Accidents at work can have serious consequences, both for the individual who has been injured and for the company they work for. Therefore, it’s important to report all workplace accidents, no matter how minor they may seem as it enables companies to identify and address potential hazards, as well as to fulfil their legal obligations to their employees in regard to health and safety.
This guide will explain the main reasons why it’s important to report accidents at work, and how you can do so.
What Types Of Accidents At Work Should Be Reported?
In the UK, the Health and Safety at Work Act 1974 requires employers to report certain types of accidents, incidents, and diseases to the relevant authorities. This includes
- Accidents that result in death.
- Serious injuries.
- Injuries that result in incapacitation for more than seven days.
- Certain near-miss accidents.
- Injury to an individual who’s not at work (e.g a visitor) but was caused by a work accident and resulted in a visit to the hospital for treatment.
To help prevent similar incidents from happening in the future, it’s important (and a legal duty) that these types of workplace accidents and injuries in particular are reported.
If you’ve been hurt in an incident at work, you may like to read our guide to work accident claims if the accident wasn’t your fault.
Why It’s Important To Report Accidents At Work
There are several reasons why it’s important to report accidents at work. These include:
- Meeting legal requirements. As mentioned in the previous section, employers have a legal duty to report certain types of accidents, incidents, and work-related diseases. Failing to do so can result in legal action being taken against the company.
- Preventing further accidents and injuries. By reporting work accidents and incidents, employers can identify the cause of what happened and then take any required steps to stop it from happening again. This is particularly important in cases where the accident was caused by a workplace hazard such as faulty machinery or damaged shelving that would likely injure other employees.
- Improving workplace safety. By reporting an accident at work and assessing the cause, businesses can implement measures to further improve health and safety in the workplace. This might include carrying out regular risk assessments, training employees on how to use equipment safely, or updating their current policies and procedures to address any identified hazards. For example, if an employee slips and falls at work because the floor was wet, the company may have to put up warning signs or cordon off the area or additional measures to ensure that the floor is kept dry in the future.
- Protecting employee rights. If an employee is injured as a result of a workplace accident, they may be eligible to claim compensation. By reporting the accident, the employer can ensure that the employee’s rights are protected and that they receive the help they may need.
- Protecting the company. Accidents at work can be costly for companies. This could be due to compensation being paid to the injured employee that leads to an increased cost of their employer’s liability insurance for example, and costly for the company due to lost productivity. By reporting workplace accidents and taking steps to prevent them from occurring, companies can protect themselves from these additional costs.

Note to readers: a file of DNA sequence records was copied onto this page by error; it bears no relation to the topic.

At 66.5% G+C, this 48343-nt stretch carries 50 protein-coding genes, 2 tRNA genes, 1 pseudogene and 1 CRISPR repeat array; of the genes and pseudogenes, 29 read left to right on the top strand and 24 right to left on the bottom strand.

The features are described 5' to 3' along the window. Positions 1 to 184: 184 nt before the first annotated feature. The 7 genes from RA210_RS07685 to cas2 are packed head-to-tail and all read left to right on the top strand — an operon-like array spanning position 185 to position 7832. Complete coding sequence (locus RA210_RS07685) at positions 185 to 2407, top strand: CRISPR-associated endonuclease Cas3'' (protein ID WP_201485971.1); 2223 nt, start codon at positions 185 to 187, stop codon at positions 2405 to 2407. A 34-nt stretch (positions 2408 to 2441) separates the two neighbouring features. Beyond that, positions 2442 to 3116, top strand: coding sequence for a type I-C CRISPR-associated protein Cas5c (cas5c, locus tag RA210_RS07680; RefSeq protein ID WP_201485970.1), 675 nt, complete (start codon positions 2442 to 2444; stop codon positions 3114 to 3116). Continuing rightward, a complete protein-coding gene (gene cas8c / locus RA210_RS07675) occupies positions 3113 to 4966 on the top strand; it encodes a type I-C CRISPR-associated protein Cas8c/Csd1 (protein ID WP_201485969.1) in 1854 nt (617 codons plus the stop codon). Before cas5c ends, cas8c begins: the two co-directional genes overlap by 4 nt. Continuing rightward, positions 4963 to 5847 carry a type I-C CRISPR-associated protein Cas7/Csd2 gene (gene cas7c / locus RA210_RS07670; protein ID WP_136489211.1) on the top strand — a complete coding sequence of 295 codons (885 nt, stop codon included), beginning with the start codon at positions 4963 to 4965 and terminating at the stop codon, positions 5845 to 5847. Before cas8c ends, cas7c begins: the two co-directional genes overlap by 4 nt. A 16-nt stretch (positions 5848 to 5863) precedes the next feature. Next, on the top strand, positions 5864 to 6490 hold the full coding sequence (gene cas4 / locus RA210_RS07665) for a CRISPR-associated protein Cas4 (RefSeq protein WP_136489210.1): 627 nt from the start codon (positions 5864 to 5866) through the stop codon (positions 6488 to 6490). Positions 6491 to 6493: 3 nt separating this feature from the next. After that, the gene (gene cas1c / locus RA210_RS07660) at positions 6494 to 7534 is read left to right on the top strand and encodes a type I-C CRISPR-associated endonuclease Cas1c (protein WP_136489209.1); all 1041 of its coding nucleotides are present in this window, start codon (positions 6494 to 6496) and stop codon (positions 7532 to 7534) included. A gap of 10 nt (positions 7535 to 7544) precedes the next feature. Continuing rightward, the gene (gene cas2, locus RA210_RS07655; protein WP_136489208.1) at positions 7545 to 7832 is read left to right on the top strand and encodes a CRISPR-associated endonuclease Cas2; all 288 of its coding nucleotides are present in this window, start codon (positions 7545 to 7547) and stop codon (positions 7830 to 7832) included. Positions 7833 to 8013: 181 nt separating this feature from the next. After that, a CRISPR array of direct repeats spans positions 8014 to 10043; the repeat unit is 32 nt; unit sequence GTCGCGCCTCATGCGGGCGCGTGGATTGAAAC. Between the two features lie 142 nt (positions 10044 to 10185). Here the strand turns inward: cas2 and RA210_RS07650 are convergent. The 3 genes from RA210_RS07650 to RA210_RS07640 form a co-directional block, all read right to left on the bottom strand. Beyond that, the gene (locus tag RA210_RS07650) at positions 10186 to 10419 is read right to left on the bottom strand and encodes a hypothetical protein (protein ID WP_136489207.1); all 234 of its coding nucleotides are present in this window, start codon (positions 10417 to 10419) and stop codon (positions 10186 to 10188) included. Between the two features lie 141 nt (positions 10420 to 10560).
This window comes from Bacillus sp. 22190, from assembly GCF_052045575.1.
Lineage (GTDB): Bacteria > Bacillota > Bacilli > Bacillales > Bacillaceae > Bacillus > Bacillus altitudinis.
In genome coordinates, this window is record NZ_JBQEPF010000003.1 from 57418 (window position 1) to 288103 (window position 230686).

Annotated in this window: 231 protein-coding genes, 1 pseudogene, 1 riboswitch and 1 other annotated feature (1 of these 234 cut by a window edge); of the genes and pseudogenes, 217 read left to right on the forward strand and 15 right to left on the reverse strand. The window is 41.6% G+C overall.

In addition to the above points, companies that have a good health and safety record are more likely to attract and retain employees, as employees will feel more confident in the safety of the workplace.
How To Report Accidents At Work
If you have been involved in a workplace accident, or if you’ve witnessed one, you should report it as soon as possible. In the UK, you should follow the steps below:
- Get medical attention. If the accident has resulted in injury, it is important to seek medical treatment as a priority. According to the Health and Safety (First-Aid) Regulations 1981, employers are required to have the necessary equipment, facilities, and trained personnel available to provide immediate medical attention to employees who are injured or fall ill while at work.
- Notify your supervisor/manager. Your supervisor or manager should be informed of the accident as soon as possible so that they can take any necessary steps to report it and investigate the cause.
- Record the details of the accident. It’s important to record the details of what happened, including the date the accident happened, its location, and any witness’s details. You should also describe the circumstances surrounding the accident and the injuries you and/or anybody else suffered.
- Complete an accident report. Most businesses will have an accident book (or equivalent), that should be completed and submitted as soon as possible after the accident. This will help to ensure that all necessary information is recorded and that the accident can be properly investigated. Also, if you were the employee that was injured, ask for a copy for your own records.
It’s important to note that if you were the employee injured at work, any of the above points could be used as evidence if you intend to sue your employer for your injuries.
Get Advice From A Personal Injury Solicitor
If your workplace accident was caused by your employer’s negligence, you may be entitled to compensation. It’s important to seek legal advice before pursuing a compensation claim or relinquishing your right to do so. A personal injury solicitor with expertise in this area of law can provide you with expert guidance on your rights after an accident at work and the proper procedures to follow in order to maximise your compensation.
Please use our live chat feature if you have any questions on why it’s important to report an accident at work, or call us on 0800 6524 881 if you’d like to discuss the procedure or a possible compensation claim with a personal injury solicitor.